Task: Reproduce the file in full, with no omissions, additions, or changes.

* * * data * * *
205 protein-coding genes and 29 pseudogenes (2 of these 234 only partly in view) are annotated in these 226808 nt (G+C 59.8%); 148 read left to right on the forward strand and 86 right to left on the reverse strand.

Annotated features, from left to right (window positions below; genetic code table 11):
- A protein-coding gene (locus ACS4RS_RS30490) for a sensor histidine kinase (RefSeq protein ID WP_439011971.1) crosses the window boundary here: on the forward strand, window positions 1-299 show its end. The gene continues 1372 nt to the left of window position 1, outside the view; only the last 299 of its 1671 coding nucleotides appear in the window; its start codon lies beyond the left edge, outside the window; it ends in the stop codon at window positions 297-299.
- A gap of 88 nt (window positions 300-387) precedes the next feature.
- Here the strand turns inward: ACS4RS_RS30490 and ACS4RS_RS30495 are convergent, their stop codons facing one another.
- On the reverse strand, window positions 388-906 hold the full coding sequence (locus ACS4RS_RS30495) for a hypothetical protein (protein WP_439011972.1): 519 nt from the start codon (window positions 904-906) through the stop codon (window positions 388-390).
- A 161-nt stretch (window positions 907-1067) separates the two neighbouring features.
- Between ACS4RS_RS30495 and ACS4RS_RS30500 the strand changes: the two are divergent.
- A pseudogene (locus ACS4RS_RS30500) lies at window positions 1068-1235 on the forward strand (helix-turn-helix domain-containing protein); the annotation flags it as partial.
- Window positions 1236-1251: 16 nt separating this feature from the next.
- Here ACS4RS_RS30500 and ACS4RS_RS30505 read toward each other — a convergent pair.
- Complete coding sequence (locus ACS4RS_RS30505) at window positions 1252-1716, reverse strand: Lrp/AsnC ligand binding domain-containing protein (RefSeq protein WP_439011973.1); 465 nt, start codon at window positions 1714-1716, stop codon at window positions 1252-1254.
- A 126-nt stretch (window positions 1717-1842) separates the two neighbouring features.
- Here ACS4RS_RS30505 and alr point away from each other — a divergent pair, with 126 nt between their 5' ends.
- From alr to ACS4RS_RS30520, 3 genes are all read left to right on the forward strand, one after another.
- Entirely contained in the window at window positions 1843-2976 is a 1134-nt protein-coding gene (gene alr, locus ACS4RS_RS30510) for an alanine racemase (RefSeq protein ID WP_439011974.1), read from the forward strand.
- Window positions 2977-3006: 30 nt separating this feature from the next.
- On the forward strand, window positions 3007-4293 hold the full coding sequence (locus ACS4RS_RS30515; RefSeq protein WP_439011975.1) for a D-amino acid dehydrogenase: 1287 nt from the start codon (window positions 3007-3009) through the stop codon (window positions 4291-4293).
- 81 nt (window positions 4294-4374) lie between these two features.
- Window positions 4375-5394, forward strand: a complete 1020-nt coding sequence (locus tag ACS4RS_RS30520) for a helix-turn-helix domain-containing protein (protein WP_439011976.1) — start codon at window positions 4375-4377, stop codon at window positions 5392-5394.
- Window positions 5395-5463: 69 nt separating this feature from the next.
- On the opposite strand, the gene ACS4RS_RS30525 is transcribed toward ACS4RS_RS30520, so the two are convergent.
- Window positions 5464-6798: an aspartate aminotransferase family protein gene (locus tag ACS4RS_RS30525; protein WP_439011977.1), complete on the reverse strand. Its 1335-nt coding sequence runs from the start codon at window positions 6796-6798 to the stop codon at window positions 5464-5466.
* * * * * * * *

205 protein-coding genes and 29 pseudogenes (2 of these 234 only partly in view) are annotated in these 226808 nt (G+C 59.8%); 148 read left to right on the forward strand and 86 right to left on the reverse strand.

Annotated features, from left to right (window positions below; genetic code table 11):
- A protein-coding gene (locus ACS4RS_RS30490) for a sensor histidine kinase (RefSeq protein ID WP_439011971.1) crosses the window boundary here: on the forward strand, window positions 1-299 show its end. The gene continues 1372 nt to the left of window position 1, outside the view; only the last 299 of its 1671 coding nucleotides appear in the window; its start codon lies beyond the left edge, outside the window; it ends in the stop codon at window positions 297-299.
- A gap of 88 nt (window positions 300-387) precedes the next feature.
- Here the strand turns inward: ACS4RS_RS30490 and ACS4RS_RS30495 are convergent, their stop codons facing one another.
- On the reverse strand, window positions 388-906 hold the full coding sequence (locus ACS4RS_RS30495) for a hypothetical protein (protein WP_439011972.1): 519 nt from the start codon (window positions 904-906) through the stop codon (window positions 388-390).
- A 161-nt stretch (window positions 907-1067) separates the two neighbouring features.
- Between ACS4RS_RS30495 and ACS4RS_RS30500 the strand changes: the two are divergent.
- A pseudogene (locus ACS4RS_RS30500) lies at window positions 1068-1235 on the forward strand (helix-turn-helix domain-containing protein); the annotation flags it as partial.
- Window positions 1236-1251: 16 nt separating this feature from the next.
- Here ACS4RS_RS30500 and ACS4RS_RS30505 read toward each other — a convergent pair.
- Complete coding sequence (locus ACS4RS_RS30505) at window positions 1252-1716, reverse strand: Lrp/AsnC ligand binding domain-containing protein (RefSeq protein WP_439011973.1); 465 nt, start codon at window positions 1714-1716, stop codon at window positions 1252-1254.
- A 126-nt stretch (window positions 1717-1842) separates the two neighbouring features.
- Here ACS4RS_RS30505 and alr point away from each other — a divergent pair, with 126 nt between their 5' ends.
- From alr to ACS4RS_RS30520, 3 genes are all read left to right on the forward strand, one after another.
- Entirely contained in the window at window positions 1843-2976 is a 1134-nt protein-coding gene (gene alr, locus ACS4RS_RS30510) for an alanine racemase (RefSeq protein ID WP_439011974.1), read from the forward strand.
- Window positions 2977-3006: 30 nt separating this feature from the next.
- On the forward strand, window positions 3007-4293 hold the full coding sequence (locus ACS4RS_RS30515; RefSeq protein WP_439011975.1) for a D-amino acid dehydrogenase: 1287 nt from the start codon (window positions 3007-3009) through the stop codon (window positions 4291-4293).
- 81 nt (window positions 4294-4374) lie between these two features.
- Window positions 4375-5394, forward strand: a complete 1020-nt coding sequence (locus tag ACS4RS_RS30520) for a helix-turn-helix domain-containing protein (protein WP_439011976.1) — start codon at window positions 4375-4377, stop codon at window positions 5392-5394.
- Window positions 5395-5463: 69 nt separating this feature from the next.
- On the opposite strand, the gene ACS4RS_RS30525 is transcribed toward ACS4RS_RS30520, so the two are convergent.
- Window positions 5464-6798: an aspartate aminotransferase family protein gene (locus tag ACS4RS_RS30525; protein WP_439011977.1), complete on the reverse strand. Its 1335-nt coding sequence runs from the start codon at window positions 6796-6798 to the stop codon at window positions 5464-5466.